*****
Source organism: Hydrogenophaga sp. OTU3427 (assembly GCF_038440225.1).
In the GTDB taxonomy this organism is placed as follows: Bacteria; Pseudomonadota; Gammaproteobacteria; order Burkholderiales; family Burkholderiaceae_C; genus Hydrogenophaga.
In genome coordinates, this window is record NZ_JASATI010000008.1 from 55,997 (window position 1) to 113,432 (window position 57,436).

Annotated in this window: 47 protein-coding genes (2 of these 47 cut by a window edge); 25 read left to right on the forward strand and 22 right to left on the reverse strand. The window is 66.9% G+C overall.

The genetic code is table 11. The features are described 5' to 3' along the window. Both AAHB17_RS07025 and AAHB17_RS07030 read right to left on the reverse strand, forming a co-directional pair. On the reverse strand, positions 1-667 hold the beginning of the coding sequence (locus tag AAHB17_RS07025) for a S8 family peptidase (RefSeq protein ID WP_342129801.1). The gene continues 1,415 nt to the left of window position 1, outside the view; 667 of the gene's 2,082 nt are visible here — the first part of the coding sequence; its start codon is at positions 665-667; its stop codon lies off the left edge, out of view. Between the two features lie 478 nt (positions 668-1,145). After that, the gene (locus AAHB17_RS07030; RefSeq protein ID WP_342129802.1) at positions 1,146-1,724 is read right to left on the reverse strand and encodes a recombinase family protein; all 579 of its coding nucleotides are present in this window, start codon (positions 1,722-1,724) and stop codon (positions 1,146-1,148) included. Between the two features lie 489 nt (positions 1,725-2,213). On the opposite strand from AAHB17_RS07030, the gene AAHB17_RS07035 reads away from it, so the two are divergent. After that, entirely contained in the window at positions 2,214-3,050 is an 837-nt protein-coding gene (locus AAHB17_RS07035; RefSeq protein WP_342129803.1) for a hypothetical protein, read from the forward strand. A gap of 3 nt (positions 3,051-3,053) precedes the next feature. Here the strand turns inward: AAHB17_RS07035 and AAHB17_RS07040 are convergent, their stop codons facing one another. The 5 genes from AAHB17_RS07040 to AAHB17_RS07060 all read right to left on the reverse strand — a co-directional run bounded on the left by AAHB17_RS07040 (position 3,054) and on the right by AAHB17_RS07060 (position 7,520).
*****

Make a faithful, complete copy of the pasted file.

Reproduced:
Source organism: Hydrogenophaga sp. OTU3427 (assembly GCF_038440225.1).
In the GTDB taxonomy this organism is placed as follows: Bacteria; Pseudomonadota; Gammaproteobacteria; order Burkholderiales; family Burkholderiaceae_C; genus Hydrogenophaga.
In genome coordinates, this window is record NZ_JASATI010000008.1 from 55,997 (window position 1) to 113,432 (window position 57,436).

Annotated in this window: 47 protein-coding genes (2 of these 47 cut by a window edge); 25 read left to right on the forward strand and 22 right to left on the reverse strand. The window is 66.9% G+C overall.

The genetic code is table 11. The features are described 5' to 3' along the window. Both AAHB17_RS07025 and AAHB17_RS07030 read right to left on the reverse strand, forming a co-directional pair. On the reverse strand, positions 1-667 hold the beginning of the coding sequence (locus tag AAHB17_RS07025) for a S8 family peptidase (RefSeq protein ID WP_342129801.1). The gene continues 1,415 nt to the left of window position 1, outside the view; 667 of the gene's 2,082 nt are visible here — the first part of the coding sequence; its start codon is at positions 665-667; its stop codon lies off the left edge, out of view. Between the two features lie 478 nt (positions 668-1,145). After that, the gene (locus AAHB17_RS07030; RefSeq protein ID WP_342129802.1) at positions 1,146-1,724 is read right to left on the reverse strand and encodes a recombinase family protein; all 579 of its coding nucleotides are present in this window, start codon (positions 1,722-1,724) and stop codon (positions 1,146-1,148) included. Between the two features lie 489 nt (positions 1,725-2,213). On the opposite strand from AAHB17_RS07030, the gene AAHB17_RS07035 reads away from it, so the two are divergent. After that, entirely contained in the window at positions 2,214-3,050 is an 837-nt protein-coding gene (locus AAHB17_RS07035; RefSeq protein WP_342129803.1) for a hypothetical protein, read from the forward strand. A gap of 3 nt (positions 3,051-3,053) precedes the next feature. Here the strand turns inward: AAHB17_RS07035 and AAHB17_RS07040 are convergent, their stop codons facing one another. The 5 genes from AAHB17_RS07040 to AAHB17_RS07060 all read right to left on the reverse strand — a co-directional run bounded on the left by AAHB17_RS07040 (position 3,054) and on the right by AAHB17_RS07060 (position 7,520).